Palm trees reach towards the sky above the plaza. Water gushes from a swan-shaped fountain. Flowers bloom profusely. A banner above the bandstand declares February a month of ‘Love and Friendship’ in Colima City, Colima Mexico.
Picking my way among smiling faces, I seek an empty chair, set up in the park for the evening’s free concert. Members from three city bands tune their instruments. A poster announces an art show in the University Gallery a few blocks away. Another poster displays the University of Colima’s Folklore Ballet bursting on stage at the nearby Hidalgo Theatre.
Although we are frequent visitors to western Mexico, this is our first winter as Canadian snowbirds. We are renting a casita for five months near Barra de Navidad on the country’s Pacific coast. This is our first visit inland to Colima City. After only a few days, I’m already waxing long about relocating here. Bill, my British-born husband, pulls a face. At this moment, the city’s cultural smorgasbord interests him less than the cuisine. Especially since he spotted the sign across the street, ‘Two meals for the price of one.’
“I ‘love’ this city, too!” he exclaims, stretching his arms as if to embrace the restaurants around the park. I know he is thinking about all the special dishes, like tatemado (spicy pork marinated in coconut vinegar) and cuachala (a chicken and corn dish), pozole (hominy stew), and ponche (local fruit or nut wine).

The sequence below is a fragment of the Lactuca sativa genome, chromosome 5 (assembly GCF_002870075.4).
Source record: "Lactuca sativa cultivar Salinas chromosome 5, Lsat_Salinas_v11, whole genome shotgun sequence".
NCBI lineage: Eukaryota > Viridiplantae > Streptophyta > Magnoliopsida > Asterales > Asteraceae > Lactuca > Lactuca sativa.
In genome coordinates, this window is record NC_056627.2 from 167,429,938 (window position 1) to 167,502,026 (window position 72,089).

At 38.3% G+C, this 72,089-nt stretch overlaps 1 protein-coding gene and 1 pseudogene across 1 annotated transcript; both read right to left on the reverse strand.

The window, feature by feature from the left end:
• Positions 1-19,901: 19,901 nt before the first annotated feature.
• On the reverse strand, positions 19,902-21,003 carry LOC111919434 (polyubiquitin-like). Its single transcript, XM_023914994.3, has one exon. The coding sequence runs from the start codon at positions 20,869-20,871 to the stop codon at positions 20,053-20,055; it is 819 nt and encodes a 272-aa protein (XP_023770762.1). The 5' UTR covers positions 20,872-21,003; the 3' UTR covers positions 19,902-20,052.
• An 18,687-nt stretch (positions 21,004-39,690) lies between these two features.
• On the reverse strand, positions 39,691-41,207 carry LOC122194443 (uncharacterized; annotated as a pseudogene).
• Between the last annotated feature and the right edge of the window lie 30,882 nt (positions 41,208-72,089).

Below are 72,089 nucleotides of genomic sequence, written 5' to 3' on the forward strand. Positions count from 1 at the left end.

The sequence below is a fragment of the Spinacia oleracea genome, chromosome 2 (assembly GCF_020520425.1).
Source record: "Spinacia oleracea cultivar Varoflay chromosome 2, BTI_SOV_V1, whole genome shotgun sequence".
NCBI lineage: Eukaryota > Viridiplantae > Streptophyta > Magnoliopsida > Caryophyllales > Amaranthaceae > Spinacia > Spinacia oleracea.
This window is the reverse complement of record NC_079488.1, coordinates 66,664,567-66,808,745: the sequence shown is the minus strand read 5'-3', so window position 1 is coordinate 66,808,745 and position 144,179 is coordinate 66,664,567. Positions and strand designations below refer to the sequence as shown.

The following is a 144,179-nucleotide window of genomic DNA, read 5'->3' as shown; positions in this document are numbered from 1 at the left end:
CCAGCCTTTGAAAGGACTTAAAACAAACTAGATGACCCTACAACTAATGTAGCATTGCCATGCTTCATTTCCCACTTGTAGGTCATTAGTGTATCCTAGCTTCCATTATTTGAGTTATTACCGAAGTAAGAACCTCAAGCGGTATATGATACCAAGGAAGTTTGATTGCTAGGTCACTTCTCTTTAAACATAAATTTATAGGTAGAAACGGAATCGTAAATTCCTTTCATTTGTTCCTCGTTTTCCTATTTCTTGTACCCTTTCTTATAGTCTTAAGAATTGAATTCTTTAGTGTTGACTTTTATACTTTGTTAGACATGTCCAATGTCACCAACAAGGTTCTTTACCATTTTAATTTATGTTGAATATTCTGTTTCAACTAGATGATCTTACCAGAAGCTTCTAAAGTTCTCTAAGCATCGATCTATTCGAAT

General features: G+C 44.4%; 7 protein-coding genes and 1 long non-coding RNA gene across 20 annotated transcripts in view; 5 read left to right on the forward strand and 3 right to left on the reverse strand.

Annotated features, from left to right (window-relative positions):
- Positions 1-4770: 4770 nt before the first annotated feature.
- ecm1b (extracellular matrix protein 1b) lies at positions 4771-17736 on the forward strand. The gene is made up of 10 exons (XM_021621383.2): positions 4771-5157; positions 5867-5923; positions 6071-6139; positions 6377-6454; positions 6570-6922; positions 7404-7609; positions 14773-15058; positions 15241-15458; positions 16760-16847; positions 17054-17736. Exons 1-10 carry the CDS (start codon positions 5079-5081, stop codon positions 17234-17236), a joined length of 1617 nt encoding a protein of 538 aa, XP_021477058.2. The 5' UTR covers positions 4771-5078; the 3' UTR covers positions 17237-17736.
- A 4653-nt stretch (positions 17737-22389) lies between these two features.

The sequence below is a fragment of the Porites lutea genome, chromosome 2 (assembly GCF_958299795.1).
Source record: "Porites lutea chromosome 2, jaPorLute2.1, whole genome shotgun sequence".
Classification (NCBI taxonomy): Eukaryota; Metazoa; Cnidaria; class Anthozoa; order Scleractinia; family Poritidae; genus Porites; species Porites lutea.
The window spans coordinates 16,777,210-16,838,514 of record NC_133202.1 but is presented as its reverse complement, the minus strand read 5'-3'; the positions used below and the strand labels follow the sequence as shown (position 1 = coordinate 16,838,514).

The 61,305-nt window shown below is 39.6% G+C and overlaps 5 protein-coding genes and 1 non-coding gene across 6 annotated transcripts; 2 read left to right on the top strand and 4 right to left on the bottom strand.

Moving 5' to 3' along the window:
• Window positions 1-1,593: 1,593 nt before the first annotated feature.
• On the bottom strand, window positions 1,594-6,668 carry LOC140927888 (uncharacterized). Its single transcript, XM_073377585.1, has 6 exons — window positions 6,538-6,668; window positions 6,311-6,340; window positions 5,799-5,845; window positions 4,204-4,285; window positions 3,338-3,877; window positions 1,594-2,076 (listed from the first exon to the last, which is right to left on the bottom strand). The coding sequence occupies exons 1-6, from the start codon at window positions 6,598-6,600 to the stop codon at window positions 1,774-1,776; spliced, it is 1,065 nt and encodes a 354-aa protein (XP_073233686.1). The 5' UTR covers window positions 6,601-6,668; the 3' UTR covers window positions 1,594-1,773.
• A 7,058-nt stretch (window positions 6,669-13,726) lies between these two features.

People in the crowd are talking and laughing. At a drop of a hat, they’ll strike up a conversation with us to practice their English. Papas and mamas stroll with their children down the main street. They walk in and out of their beloved Cathedral across from Colima’s main plaza, Jardin Libertad.
“Tuba, tuba!” calls a vendor on the sidewalk. He holds a large golden gourd. Tuba costs ten pesos, about a dollar. It tastes mildly sweet, just hinting of alcohol. Coconut palms thrive in this State. At their tops, climbers tap the naturally fermented sap, which they call tuba. I watch as the man rattles the ice in the gourd and pours a milky white fluid into a tall plastic cup. “Cacahuates?” he beams. I nod and he flourishes peanuts upon the top.